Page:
Critical Importance of One Reliable Caretaker

Alice Kahn Ladasby Alice Kahn Ladas, Ed.D. Psychologist focusing on early childhood trauma. Co-author of The G Spot and Other Discoveries About Human Sexuality

Children all share the urgent need for the loving support of at least one reliable, predictable empathic caretaker. People who lack that experience show up later in prisons, hospitals, homeless on the street, or in the offices of psychologists and psychiatrists. We call this universal need “attachment” and usually accompany it with the word “parenting”.

Optimally, it is birth mothers (and fathers) who supply the essential experience of attachment. But lacking a birth parent with the ability to attach in a loving and predictably supportive way, the presence of another person, early in the life of the newborn, can also supply what is needed.  It could be an adoptive parent, a grandparent, an aunt, or even someone hired to care for the child… a nanny, a cook, the house cleaner, or any other person who interacts routinely and regularly in a loving protective manner with the child.

“Recent research suggests that attachment patterns formed in childhood may be relatively stable into adulthood. They have been shown to impact experiences of romantic love, interpersonal attitudes, and the sense of self.” (Cozolino, The Neuroscience of Psychotherapy quoting Brennan & Shaver). There is, however, a difference in the responses of children who were exposed to violence and discord and those exposed to anxiety, lack of eye contact and physical closeness. Those exposed to violence are more likely to end up in prison while those without an attachment figure but no violence are more likely to end up in my office.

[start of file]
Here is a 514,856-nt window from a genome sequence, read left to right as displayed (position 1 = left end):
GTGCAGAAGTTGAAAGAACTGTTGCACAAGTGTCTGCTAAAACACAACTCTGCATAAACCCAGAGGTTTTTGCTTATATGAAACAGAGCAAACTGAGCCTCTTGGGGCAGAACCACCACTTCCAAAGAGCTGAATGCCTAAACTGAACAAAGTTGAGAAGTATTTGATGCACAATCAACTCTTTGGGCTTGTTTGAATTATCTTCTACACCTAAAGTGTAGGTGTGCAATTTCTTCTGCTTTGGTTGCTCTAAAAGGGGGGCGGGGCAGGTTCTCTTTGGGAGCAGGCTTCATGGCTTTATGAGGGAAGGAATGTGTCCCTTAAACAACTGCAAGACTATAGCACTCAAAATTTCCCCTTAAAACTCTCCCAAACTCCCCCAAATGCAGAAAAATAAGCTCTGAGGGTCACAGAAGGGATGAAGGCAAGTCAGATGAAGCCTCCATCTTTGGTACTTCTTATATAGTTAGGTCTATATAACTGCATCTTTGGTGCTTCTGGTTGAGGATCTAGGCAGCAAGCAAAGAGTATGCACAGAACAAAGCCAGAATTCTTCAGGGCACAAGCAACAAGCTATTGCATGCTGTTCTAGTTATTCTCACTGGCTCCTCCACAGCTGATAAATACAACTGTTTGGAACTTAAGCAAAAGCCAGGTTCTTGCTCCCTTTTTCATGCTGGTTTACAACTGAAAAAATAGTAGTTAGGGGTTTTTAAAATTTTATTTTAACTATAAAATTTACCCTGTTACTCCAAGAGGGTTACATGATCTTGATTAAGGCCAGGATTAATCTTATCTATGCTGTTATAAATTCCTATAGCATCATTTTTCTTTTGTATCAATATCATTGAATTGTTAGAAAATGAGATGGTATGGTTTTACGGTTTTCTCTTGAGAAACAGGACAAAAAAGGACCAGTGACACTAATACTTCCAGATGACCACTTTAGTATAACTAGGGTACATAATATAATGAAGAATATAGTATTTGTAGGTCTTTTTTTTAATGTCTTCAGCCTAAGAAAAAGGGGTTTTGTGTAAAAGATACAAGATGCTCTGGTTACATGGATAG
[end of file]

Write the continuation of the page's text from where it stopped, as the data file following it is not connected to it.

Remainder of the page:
If parents turn over child care to someone else, they should not be surprised when that person becomes the one loved as a Mommy. Instead of being jealous or resentful, gratefulness would be appropriate. Unfortunately, the very same frailties that prevent people from being successful as parents often interfere with their ability to appreciate what is being offered by someone else. Instead they tend towards jealousy and often fire the very person that might have saved their child’s emotional well-being.

© 2014, Alice Kahn Ladas